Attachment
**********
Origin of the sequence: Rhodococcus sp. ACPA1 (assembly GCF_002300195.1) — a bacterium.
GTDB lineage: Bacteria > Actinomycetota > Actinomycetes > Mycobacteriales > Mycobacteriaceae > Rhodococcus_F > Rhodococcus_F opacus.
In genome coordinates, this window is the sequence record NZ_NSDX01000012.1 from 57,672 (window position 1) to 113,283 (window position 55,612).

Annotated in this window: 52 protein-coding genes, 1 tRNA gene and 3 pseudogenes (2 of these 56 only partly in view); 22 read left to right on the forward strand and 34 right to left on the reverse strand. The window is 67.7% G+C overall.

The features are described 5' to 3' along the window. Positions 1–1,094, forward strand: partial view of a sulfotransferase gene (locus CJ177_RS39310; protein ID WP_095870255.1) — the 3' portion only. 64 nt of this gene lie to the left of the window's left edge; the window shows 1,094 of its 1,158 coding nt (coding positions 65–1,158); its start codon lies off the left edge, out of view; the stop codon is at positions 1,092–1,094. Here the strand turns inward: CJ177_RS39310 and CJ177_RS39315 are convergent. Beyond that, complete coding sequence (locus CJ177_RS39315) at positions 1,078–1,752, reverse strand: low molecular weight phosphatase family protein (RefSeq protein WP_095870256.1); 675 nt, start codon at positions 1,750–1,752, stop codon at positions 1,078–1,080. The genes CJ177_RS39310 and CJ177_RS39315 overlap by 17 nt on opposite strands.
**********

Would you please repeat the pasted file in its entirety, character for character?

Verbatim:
Origin of the sequence: Rhodococcus sp. ACPA1 (assembly GCF_002300195.1) — a bacterium.
GTDB lineage: Bacteria > Actinomycetota > Actinomycetes > Mycobacteriales > Mycobacteriaceae > Rhodococcus_F > Rhodococcus_F opacus.
In genome coordinates, this window is the sequence record NZ_NSDX01000012.1 from 57,672 (window position 1) to 113,283 (window position 55,612).

Annotated in this window: 52 protein-coding genes, 1 tRNA gene and 3 pseudogenes (2 of these 56 only partly in view); 22 read left to right on the forward strand and 34 right to left on the reverse strand. The window is 67.7% G+C overall.

The features are described 5' to 3' along the window. Positions 1–1,094, forward strand: partial view of a sulfotransferase gene (locus CJ177_RS39310; protein ID WP_095870255.1) — the 3' portion only. 64 nt of this gene lie to the left of the window's left edge; the window shows 1,094 of its 1,158 coding nt (coding positions 65–1,158); its start codon lies off the left edge, out of view; the stop codon is at positions 1,092–1,094. Here the strand turns inward: CJ177_RS39310 and CJ177_RS39315 are convergent. Beyond that, complete coding sequence (locus CJ177_RS39315) at positions 1,078–1,752, reverse strand: low molecular weight phosphatase family protein (RefSeq protein WP_095870256.1); 675 nt, start codon at positions 1,750–1,752, stop codon at positions 1,078–1,080. The genes CJ177_RS39310 and CJ177_RS39315 overlap by 17 nt on opposite strands.